Gets an Excellent Start: Charleston Meeting Begins Under Conditions That Gratify Management, Daily Racing Form, 1913-12-02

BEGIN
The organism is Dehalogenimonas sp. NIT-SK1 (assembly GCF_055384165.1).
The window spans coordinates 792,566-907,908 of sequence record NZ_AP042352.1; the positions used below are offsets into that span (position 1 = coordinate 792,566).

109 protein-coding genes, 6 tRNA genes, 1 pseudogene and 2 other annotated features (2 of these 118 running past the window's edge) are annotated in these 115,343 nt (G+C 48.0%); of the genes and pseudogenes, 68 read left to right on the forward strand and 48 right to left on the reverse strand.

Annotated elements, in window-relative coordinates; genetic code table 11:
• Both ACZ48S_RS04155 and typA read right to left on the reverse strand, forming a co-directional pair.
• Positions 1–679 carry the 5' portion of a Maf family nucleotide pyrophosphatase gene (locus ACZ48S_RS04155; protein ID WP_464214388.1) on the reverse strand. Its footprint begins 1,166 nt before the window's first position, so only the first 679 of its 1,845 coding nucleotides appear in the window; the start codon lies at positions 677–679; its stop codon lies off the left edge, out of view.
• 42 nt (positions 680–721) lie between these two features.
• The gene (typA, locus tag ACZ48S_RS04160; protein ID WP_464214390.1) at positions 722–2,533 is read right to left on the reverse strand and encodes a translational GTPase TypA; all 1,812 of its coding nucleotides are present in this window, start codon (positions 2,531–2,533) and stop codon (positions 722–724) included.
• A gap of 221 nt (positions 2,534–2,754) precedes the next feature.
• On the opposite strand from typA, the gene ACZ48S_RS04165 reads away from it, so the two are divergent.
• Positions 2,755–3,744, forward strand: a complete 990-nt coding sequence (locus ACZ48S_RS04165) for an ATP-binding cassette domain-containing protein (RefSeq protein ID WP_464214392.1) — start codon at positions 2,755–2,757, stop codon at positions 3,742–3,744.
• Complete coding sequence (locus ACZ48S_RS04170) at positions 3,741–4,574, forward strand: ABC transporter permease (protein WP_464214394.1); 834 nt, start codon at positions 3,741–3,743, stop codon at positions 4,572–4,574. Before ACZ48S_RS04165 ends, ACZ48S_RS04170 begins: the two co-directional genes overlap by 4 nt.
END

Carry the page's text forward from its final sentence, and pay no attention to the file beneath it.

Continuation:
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GETS AN EXCELLENT START CHARLESTON MEETING BEGINS UNDER CONDITIONS THAT GRATIFY MANAGEMET. Attendance Exceeds Expectations and Season Holds . Out Every Promise of Success Theresa Gill Wins Stake. Charleston, S. C, December 1. Racing began at Palmetto Park this afternoon under conditions that exceeded even the roseate expectations of the management. An immense attendance, comprising many or the most representative people of Charleston, and including Mayor Grace, was present. Great satisfaction was expressed over the promising outlook for the sport and the prosperous air that pervaded. Probably at no winter track in recent years has there been a better opening than that of this afternoon. Every section of the country sent a large visiting delegation of representative followers of racing. All expressed the belief that the steady improvement that is bound to come after the holidays will eventually cause Charleston to have one of the -best winter meetings seen since the sport flourished at New Orleans. There was not a marring incident during the afternoon and the sport left a wholesome taste in the mouths of the visiting brigade. Those speculatively Inclined were afforded plenty of opportunity, for sixteen layers were in line and quoted tempting prices. The knights of the chamois and chalk Were well satisfied with the days experience and found money plentiful In the ring. In the assemblage were many first-timers here and they were decidedly impressed with the conditions and began activities at once. As a matter of fact, there was little hesitancy on the part of anyone. The easterners looked upon this meeting as a continuation of the eastern season and the Kentuckians were primed for the racing, whicli was excellent and thoroughly enjoyed by the big throng who cheered the winners In prolonged fashion. Featuring the card of six races was the Fort Sumter Inaugural Handicap at six furlongs and carrying a value of 1,500. Fourteen were originally carded for it, but withdrawals reduced the field to eight starters. They were a crack lot. Because of the predominating eastern opinion. Sir John Johnson, which has been racing impressively of late on the eastern courses, was Installed favorite, with Wilhite a close second choice. Both were beaten, the winner turning up in C. T. Worthingtons Ken-tucky-owiied Theresa Gill, which won well in hand by a length, Carlton G. taking second place and Sir John Johnson beating Wilhite for the minor portion of the stake. Heavy showers that fell until noon caused some concern among the horsemen., but the drenching the course received was beneficial, for it has been deep in dust since the automobile racing that took place during the fair. Jockey J. Hanover, who piloted Terra Blanco in the opening dash, received an arm full of prizes from the local merchants. Speculation in the ring was especially keen for an opening day. Sixteen layers were in line, two of which were fielders and one in the bleachers. Those who cut iu Included William R. Engstrom. T. J. Shaw, Gene Austin, George Vortman. Ed Colell, Steve LHommedieu, W. Fintzel, Al Hanf, James Jackson. Frank Bain, H. Fink, Claude Kyle, Oscar Bachman, and J. Oscar Holder. Three Pinkerton men are employed by the association this winter. The staff includes Captain Du-haln, Edward Shevlin and G. Clallagher. The stewards here are active and during the races made trips to the paddock, look the starters over and keep strict scrutiuy on those who frequent that part of the enclosure. Before shipping from Jamestown C. C. Smithson sold Rolling Stone to J. M. W. Green, lie also arranged to send Colonel Cook to Charleston with the Green establishment. Frank E". Brown, before leaving Norfolk, added Rye Straw to his establishment. The horses of W. H. Karrick, Thomas Hitchcock. Jr., II. K. Knapp and S. L. Parsons passed through here yesterday .en-route to their winter quarters at Aiken, S. C. It required five special trains to transport the racing folk who came here from Norfolk yesterday and today. James Rowe will ship from Harry Payne Whitneys Brookdale Farm In New Jersey to Albert Simons ten yearlings and four older horses, to be wintered at the Norfolk track. The consignment will include Enver Bey, Nightstick and a three-year-old English colt that has never faced the barrier, but which Is reported to have shown sensational trials in private. Sundays arrivals included sucli well-known personages on the turf as Tom Shaw, AV. R. Engstrom. William Beverly. Al Hanf, George Vortman. Steve LTIIommedieu, Claude Kyle. Colonel James, Steve Davidson. W. F. Carmody, Frank L. Brown. Frank Herold. Thomas F. Slieedy. Tony Cook. T. F. Buckley. W. C. Kerryhart, W. Gerdes. Charles ODell. William Shields, Jack Odom. Luke Tully. IT. Me-Bride. James Arthur. Frank Baccloeo, Phil liolliu-ger, James Blute. Larry Carey, J. !. Wagnon. W. N. Adrians, Kimball Patterson, W. O. .Topliu, Ed Trotter ami Johnny Paul. Layers who are expected to be on the firing line here "later include Barney Schreiber. Henry Hanf. Henry Haines, K. J. Callahan. R. E. Kennedy. Sol Lichtenstein. M. Woolfgang. Ted Coburu and W. G. Yanke. The latter is expected here by Thursday from his home in California and after this meeting will make a brief trip with jockey Borel to England, France and other parts of Europe.

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